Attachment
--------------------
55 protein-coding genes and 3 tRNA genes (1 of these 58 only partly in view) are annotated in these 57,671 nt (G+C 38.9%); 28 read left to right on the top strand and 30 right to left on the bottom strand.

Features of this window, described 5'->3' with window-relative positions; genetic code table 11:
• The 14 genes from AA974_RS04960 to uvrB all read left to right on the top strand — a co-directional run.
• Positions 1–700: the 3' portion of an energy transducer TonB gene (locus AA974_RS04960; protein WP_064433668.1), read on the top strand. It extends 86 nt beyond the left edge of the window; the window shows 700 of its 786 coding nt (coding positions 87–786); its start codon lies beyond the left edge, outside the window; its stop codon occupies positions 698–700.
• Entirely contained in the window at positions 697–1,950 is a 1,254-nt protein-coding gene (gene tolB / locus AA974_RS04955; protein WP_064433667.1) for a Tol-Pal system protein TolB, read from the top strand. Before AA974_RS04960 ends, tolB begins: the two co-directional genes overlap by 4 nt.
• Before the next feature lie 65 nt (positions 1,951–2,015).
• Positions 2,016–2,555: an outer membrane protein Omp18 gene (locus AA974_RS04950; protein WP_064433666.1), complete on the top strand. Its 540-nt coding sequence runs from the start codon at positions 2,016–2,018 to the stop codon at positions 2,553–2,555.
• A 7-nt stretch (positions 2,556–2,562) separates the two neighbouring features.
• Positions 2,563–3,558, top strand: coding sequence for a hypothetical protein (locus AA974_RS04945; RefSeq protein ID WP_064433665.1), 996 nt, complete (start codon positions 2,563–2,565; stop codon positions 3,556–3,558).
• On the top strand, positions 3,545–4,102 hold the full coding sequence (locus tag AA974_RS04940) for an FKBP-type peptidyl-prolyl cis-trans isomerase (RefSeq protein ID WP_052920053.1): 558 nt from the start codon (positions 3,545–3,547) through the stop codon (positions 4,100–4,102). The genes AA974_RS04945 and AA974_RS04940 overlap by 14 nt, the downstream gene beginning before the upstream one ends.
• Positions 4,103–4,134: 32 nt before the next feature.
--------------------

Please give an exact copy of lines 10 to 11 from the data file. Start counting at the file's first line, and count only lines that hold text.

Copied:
• On the top strand, positions 3,545–4,102 hold the full coding sequence (locus tag AA974_RS04940) for an FKBP-type peptidyl-prolyl cis-trans isomerase (RefSeq protein ID WP_052920053.1): 558 nt from the start codon (positions 3,545–3,547) through the stop codon (positions 4,100–4,102). The genes AA974_RS04945 and AA974_RS04940 overlap by 14 nt, the downstream gene beginning before the upstream one ends.
• Positions 4,103–4,134: 32 nt before the next feature.